But the most outlandish cover belongs to William Shatner on 2011’s Seeking Major Tom. “Oooh that,”Greenbaum moans. “They wanted me to sing a part on that. I just couldn’t get myself to do it. I thought about it for a coupla months. They kept trying to get me to do it. I just can’t, I can’t fuck up my life. I just can’t do it.”

Although he turned down the offer to perform on record with Shatner and Peter Frampton, the song did pop up again in an unlikely location, to the consternation of family and friends. On a recent visit with his son, who lives in Alaska, he and a group of friends took a flying tour on one of the planes that land on glaciers a mile up on the mountain. “We’re up there in the middle of nowhere, halfway up this mountain, and because I still got this silly streak in me, I said, ‘Aw, man this is just like space!’ I pulled out my I-phone and started playing William Shatner’s version because all I could think of was Star Trek at that point. And everybody says, ‘Norman! Shut that off! You’re ruining our experience.’”

Other than that, Greenbaum’s experiences with “Spirit” have been pleasant ones. He was astute enough to have chosen producer Eric Jacobsen (Lovin’ Spoonful) back in the ’60s, who got him a recording deal with Warner Brothers and with whom he has been partners with ever since. “If you’re asking if I got ripped off like some bands from way back then, the answer is no,” Greenbaum says. “We’ve always had an aboveboard and a very good relationship.”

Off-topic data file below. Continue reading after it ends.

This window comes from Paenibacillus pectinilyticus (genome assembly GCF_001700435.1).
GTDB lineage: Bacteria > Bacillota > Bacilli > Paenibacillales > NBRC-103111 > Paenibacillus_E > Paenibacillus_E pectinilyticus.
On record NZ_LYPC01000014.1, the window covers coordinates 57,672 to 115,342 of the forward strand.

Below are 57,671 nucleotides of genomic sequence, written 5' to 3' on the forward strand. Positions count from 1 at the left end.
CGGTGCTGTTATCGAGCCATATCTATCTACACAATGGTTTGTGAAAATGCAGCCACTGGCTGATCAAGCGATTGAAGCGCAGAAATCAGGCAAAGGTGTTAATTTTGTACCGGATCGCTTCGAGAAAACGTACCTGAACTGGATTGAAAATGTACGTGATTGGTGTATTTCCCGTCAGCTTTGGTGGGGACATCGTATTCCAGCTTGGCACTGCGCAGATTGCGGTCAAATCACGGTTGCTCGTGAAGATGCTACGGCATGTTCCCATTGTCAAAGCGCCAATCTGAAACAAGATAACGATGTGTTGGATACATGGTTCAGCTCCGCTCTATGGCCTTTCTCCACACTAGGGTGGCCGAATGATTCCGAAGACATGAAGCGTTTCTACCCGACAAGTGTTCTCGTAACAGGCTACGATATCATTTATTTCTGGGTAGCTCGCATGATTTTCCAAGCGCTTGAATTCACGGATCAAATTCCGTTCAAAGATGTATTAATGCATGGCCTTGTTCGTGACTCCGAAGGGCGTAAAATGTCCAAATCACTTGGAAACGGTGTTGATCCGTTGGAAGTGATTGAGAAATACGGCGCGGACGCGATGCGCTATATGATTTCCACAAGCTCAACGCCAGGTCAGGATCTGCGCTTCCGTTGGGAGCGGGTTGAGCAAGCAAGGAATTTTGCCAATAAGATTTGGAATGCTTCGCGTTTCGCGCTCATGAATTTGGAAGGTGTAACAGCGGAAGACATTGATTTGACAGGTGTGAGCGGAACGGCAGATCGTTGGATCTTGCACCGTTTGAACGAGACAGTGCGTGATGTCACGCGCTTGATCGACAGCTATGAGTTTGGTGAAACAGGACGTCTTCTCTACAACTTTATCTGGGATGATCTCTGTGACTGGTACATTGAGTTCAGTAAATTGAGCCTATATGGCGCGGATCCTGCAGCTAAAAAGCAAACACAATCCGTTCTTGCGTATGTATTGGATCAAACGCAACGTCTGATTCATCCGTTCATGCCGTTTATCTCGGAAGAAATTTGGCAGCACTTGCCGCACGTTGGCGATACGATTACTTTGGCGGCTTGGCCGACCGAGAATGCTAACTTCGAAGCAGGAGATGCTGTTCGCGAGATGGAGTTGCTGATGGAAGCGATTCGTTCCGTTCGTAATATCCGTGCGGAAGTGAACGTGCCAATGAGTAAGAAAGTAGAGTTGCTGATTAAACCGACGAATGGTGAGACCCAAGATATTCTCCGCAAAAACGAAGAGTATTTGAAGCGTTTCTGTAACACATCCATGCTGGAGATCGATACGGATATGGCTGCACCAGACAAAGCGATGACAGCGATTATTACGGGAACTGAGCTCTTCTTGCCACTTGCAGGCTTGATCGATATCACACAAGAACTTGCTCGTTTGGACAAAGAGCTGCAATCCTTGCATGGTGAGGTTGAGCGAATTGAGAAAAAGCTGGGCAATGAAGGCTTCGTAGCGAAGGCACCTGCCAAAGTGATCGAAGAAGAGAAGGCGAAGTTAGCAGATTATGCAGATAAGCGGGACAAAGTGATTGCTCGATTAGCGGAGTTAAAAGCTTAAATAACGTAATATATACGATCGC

His song has been featured in more than 50 movies, 15 commercials and several TV shows. “It was a one hit wonder,” Greenbaum says. “Everything kind of fell apart after that, years passed. I played for a long time, then I couldn’t even do that anymore, it was just too weird. Then all of a sudden it got in a movie then it got into another movie, then a commercial, and it keeps going on.” “Spirit” has been recently featured in Lovelace, and on This is the End, rubbing elbows on a soundtrack with Snoop, Funkadelic and Whitney Houston.

It wasn’t just the lyrics that helped the song sell two million copies. Greenbaum came up with an instantly recognizable guitar riff that has stood the test of time, one that can’t be easily duplicated. He didn’t use a pedal for the psychedelic space noise that opens the song. A friend built a fuzz box directly into the body of Greenbaum’s Telecaster, and the guitarist ran it through a vintage tube amp, a Fender Twin Reverb. “And I finger picked,” Greenbaum says, “and that sort of kept the notes ringing a bit more.” He says guitar techies have speculated for years that he flipped the speakers or did some other studio hoodoo, but he says it ain’t so, it was just “a simple little fuzz unit about 3 inches long, stuck a hole in the guitar, put in a switch and battery.” He says its virtually impossible to duplicate the sound of that fuzz box: “Unfortunately, it broke, and he’s not to be found. so it’s like, it’s too bad,” he says with a sarcastic laugh that lets you know he doesn’t think its too bad at all.

Ironically it’s not his lyrics that Greenbaum want to be remembered for. “Without stroking myself too much, I think that I deservedly belong in the top ten of guitar riffs of all times,” he says. “It’s recognizable from note one, and that’s a big accomplishment. People write to me, they’re hanging out at a karaoke or a bar, and they’re a having name that song contest, and people guess it in one note. ‘That’s ‘Spirit In the Sky.’ It’s just a great sound, going from generation to generation.”